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Graeme Rimer

Graeme Rimer is Curator Emeritus at the Royal Armouries.

Following an early fascination for arms and armour, from the age of 15 Graeme spent school and college holidays as a volunteer at the Royal Armouries at the Tower of London. After training for several years to become a conservator in the arms and armour collections of the Wallace Collection in London, he returned to full-time education, and in 1975 returned to the Tower of London in a curatorial role as Museum Assistant. He has remained with the Royal Armouries ever since, holding a number of senior collections-related posts. He was appointed Academic Director in 2004.

From 1988 to 1995, Graeme Rimer chaired the Fort Nelson Project Group: the body working to establish the Royal Armouries artillery museum, near Portsmouth. From 1993, as part of the Royal Armouries Leeds museum project, he was coordinator for the development of the War Gallery.

In Leeds, he has had close involvement with several of the many temporary exhibitions prepared by the Royal Armouries, including ‘Portraits from a Prison Camp’, ‘Treasures from the Tower’ (in the Kremlin, Moscow), ‘Buffalo Bill’s Wild West’, and ‘Wheellock Firearms of the Royal Armouries’.

Graeme has published a number of articles and larger works on arms and armour related topics, and lectured to a wide variety of audiences in the UK, Europe and North America. He worked with Thom Richardson to complete the catalogue of the English Civil War armoury from Littlecote House.

He has contributed to research into several significant archaeological projects, e.g., the Mary Rose, the Towton 1461 battlefield and mass grave excavations, and the Alderney Wreck (an English warship of about 1590), and has contributed to the official publications related to these projects.

He was Assistant Editor of the Journal of the Arms and Armour Society from 1980 to 1982, and Editor from 1982 to 1986. He is now Editor of the Royal Armouries own bi-annual journal Arms & Armour.

He has contributed to a number of factual film projects, including two History Channel USA television series entitled ‘Arms in Action’.

Graeme Rimer was Chairman of the Museums Weapons Group, representing the interests of publicly-funded UK museums with collections of weapons. He also represented the Royal Armouries on the Executive committee of ICOMAM (The International Committee of Museums and Collections of Arms and Military History), and the Programming Committee of the International Medieval Congress, Leeds University.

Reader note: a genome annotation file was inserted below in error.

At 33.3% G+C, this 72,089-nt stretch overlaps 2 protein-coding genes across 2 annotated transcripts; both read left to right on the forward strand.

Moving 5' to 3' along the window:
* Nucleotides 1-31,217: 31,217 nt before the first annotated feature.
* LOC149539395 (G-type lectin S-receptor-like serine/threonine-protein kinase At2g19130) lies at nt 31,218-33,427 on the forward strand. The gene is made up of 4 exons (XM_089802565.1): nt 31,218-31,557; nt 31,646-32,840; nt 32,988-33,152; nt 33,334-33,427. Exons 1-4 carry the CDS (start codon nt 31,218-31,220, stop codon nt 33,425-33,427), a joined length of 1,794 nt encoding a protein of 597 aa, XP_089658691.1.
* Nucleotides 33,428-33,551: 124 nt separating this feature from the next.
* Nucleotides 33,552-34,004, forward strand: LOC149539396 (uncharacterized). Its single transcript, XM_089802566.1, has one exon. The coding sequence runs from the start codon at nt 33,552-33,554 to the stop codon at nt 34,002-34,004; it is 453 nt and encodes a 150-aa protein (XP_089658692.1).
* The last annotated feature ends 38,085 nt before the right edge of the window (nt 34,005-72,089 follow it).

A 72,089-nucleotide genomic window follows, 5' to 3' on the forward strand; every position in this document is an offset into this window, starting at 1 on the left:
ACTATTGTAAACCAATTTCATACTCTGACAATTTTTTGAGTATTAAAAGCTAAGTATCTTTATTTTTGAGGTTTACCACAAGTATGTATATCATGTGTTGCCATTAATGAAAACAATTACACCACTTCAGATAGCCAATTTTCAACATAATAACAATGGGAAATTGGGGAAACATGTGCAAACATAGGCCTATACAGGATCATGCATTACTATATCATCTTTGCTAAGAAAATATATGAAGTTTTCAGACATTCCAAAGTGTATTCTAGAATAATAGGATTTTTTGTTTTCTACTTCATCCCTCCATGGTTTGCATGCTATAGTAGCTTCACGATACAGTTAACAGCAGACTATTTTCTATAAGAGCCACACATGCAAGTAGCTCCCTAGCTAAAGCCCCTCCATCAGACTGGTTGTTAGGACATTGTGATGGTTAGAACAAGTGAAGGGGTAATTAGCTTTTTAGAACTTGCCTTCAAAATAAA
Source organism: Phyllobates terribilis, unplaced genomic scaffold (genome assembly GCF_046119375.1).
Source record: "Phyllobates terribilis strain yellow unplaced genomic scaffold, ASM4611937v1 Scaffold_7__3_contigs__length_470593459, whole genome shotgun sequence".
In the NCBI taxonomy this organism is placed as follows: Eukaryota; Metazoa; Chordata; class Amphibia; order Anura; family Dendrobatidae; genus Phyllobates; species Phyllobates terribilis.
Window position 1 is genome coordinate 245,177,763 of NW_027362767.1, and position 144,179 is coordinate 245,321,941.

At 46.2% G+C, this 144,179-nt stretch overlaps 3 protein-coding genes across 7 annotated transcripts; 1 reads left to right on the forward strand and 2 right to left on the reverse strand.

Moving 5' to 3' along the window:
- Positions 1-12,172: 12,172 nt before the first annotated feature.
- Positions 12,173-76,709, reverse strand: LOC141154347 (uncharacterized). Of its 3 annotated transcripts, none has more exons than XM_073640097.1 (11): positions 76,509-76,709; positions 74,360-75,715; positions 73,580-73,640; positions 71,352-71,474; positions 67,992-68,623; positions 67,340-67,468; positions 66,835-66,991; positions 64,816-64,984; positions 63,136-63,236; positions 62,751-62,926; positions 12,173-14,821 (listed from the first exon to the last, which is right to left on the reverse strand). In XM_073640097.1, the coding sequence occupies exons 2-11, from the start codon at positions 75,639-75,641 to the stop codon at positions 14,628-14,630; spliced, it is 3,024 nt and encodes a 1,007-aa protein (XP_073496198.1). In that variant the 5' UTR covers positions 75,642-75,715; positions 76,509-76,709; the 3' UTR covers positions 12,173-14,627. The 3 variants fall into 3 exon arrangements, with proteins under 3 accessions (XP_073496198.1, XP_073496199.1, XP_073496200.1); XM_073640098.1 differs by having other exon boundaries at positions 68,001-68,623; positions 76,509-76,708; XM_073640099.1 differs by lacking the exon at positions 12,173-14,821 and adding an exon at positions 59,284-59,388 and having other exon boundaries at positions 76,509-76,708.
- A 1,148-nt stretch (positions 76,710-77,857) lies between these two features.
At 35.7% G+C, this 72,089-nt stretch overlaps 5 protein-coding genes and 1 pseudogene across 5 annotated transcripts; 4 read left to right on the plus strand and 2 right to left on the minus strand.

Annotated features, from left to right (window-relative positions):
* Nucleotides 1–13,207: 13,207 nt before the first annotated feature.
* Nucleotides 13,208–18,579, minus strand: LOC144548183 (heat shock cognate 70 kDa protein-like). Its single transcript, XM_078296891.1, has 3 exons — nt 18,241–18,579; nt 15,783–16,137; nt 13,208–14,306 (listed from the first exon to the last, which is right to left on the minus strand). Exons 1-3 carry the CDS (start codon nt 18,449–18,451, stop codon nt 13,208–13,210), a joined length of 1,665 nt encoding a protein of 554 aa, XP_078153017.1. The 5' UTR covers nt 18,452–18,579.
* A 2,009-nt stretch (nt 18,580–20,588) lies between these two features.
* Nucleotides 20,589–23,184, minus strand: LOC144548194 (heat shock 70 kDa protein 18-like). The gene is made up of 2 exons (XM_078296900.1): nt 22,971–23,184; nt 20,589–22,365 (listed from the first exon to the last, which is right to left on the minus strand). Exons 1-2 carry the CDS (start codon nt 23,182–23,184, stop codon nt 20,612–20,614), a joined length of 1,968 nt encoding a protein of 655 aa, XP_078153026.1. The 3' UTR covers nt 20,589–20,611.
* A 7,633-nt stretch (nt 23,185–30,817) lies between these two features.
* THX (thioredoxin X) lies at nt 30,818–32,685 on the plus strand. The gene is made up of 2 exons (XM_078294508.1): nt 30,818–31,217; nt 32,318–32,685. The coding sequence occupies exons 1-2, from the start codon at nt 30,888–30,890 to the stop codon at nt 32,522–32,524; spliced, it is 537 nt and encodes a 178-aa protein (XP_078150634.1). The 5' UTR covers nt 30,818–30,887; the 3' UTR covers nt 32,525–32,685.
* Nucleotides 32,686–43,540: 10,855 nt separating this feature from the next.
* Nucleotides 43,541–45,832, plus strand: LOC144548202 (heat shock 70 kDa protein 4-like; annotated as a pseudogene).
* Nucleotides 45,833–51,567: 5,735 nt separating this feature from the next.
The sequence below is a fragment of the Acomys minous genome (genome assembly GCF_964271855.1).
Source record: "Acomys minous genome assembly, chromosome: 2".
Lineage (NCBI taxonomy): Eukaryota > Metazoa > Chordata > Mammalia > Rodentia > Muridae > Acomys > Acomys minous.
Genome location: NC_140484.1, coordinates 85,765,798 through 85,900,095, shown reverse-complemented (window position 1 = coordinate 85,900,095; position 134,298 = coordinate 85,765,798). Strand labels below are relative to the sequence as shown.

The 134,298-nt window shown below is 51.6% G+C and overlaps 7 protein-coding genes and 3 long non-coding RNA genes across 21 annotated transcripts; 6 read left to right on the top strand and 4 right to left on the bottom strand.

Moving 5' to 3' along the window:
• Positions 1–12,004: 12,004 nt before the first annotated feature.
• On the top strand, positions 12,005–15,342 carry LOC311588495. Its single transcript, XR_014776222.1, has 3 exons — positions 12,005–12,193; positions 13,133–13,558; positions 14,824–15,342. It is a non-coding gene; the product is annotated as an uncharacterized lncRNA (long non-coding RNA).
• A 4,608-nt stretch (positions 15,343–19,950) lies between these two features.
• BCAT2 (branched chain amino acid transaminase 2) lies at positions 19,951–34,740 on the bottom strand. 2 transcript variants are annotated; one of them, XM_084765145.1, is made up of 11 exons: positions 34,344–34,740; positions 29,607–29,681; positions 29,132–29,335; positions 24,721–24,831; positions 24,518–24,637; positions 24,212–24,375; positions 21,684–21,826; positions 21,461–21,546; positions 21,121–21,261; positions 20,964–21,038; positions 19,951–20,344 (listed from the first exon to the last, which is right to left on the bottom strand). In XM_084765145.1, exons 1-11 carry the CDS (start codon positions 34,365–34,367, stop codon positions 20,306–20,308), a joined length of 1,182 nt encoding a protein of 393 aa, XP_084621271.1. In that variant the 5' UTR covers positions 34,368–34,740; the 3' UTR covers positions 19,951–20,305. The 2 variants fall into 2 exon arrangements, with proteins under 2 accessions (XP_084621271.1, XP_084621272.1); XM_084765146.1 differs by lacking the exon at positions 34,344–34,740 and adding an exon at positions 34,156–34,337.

He is a Fellow of the Society of Antiquaries of London, a Liveryman of the Worshipful Company of Gunmakers of London, as well as being a member of the Arms and Armour Society, the Society of Archer-Antiquaries and the Attingham Society. He is also a keen motorcyclist and is a member of the Institute of Advanced Motorists.

Recent publications

  • (In collaboration with Thom Richardson) A catalogue of the collections originally contained in the English Civil War armoury at Littlecote House, Wiltshire.
  • ‘A decorated 17th century English stonebow’, Guide to the 20th Park Lane Arms Fair, London, 2003, pp.45-48
  • ‘The Royal Armouries: Moving into the 21st century’, Canadian Journal of Arms Collecting, 40.4 (November 2002), pp.127-133
  • ‘John Jacob’s pistols’, Royal Armouries Yearbook, 7 (2002), pp.87-93
  • ‘Wheellock Firearms of the Royal Armouries’, Royal Armouries, 2001, 64p.
  • (Chapter on Weapons in:) A Ship Cast Away About Alderney, Investigations of an Elizabethan shipwreck, ed. Jason Monaghan and Mensun Bound, Alderney Maritime Trust, 2001, pp.64-76
  • (Chapter on Weapons in:) Blood Red Roses: The archaeology of a mass grave from the battle of Towton AD 1461, ed. Veronica Fiorato, Anthea Boylston and Christopher Knüsel, Oxbow Books, 2000, pp.119-129
  • ‘Ezekiel Baker’s ‘cradle jigg’; for the guns of King George IV’, Royal Armouries Yearbook, 5 (2000), pp.51-57